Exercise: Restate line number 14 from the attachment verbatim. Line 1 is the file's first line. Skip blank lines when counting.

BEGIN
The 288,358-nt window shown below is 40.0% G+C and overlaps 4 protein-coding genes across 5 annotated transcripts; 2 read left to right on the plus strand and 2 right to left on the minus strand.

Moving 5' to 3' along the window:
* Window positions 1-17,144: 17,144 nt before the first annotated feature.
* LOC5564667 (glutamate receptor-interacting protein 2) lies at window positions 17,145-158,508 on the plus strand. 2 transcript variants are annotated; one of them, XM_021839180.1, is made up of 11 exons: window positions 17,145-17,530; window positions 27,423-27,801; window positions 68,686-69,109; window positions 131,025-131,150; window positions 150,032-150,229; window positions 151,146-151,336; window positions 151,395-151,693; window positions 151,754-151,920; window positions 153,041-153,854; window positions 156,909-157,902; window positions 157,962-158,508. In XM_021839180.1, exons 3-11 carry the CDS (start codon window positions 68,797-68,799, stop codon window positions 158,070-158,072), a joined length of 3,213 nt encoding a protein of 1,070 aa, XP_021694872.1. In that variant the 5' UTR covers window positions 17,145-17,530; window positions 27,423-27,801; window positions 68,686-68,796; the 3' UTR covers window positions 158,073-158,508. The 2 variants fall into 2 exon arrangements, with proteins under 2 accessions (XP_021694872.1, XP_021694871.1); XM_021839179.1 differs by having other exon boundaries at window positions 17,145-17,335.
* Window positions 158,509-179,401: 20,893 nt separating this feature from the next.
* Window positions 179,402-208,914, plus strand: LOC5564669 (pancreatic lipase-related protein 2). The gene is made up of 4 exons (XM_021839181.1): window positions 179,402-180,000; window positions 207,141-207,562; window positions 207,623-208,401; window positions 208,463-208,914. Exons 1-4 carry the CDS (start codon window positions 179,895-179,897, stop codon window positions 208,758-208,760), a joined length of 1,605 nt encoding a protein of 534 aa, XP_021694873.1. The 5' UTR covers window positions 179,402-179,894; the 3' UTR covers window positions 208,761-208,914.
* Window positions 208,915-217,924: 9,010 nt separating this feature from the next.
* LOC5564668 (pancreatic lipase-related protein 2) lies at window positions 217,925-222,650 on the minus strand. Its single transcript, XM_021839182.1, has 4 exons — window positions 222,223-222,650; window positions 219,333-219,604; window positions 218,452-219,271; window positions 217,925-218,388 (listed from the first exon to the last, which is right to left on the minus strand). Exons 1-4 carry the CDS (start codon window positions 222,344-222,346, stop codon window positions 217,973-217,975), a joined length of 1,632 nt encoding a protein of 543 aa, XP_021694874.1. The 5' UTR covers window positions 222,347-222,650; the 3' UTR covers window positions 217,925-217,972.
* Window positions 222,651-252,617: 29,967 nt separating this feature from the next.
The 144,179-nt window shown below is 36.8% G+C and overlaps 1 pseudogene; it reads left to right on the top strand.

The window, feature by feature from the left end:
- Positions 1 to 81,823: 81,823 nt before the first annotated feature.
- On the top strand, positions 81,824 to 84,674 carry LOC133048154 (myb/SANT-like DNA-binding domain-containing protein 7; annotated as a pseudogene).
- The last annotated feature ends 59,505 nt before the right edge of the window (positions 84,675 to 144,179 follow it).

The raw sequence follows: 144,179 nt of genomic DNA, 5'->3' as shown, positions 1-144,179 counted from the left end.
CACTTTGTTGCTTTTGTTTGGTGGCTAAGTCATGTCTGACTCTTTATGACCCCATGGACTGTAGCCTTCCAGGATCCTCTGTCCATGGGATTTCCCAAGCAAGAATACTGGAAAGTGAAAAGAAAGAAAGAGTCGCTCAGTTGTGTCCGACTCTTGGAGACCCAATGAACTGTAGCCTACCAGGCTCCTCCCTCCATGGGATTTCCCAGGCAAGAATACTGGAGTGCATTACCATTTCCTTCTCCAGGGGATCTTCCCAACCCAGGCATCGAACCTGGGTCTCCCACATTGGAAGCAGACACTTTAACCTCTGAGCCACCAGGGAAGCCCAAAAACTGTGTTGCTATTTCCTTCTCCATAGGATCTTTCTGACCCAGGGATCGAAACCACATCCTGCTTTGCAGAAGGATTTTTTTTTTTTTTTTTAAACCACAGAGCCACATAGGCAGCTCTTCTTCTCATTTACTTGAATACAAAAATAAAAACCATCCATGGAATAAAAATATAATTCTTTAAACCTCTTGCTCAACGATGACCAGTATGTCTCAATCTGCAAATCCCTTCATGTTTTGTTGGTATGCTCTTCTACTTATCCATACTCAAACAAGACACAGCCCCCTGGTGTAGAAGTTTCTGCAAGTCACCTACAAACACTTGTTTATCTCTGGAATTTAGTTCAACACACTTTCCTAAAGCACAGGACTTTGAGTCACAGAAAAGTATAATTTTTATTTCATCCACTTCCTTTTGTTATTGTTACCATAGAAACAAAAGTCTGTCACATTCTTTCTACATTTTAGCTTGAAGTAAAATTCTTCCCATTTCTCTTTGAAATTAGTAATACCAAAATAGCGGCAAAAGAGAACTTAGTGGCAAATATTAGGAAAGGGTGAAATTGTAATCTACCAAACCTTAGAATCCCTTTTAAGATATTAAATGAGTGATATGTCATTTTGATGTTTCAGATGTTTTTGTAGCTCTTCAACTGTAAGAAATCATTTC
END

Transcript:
- The last annotated feature ends 59,505 nt before the right edge of the window (positions 84,675 to 144,179 follow it).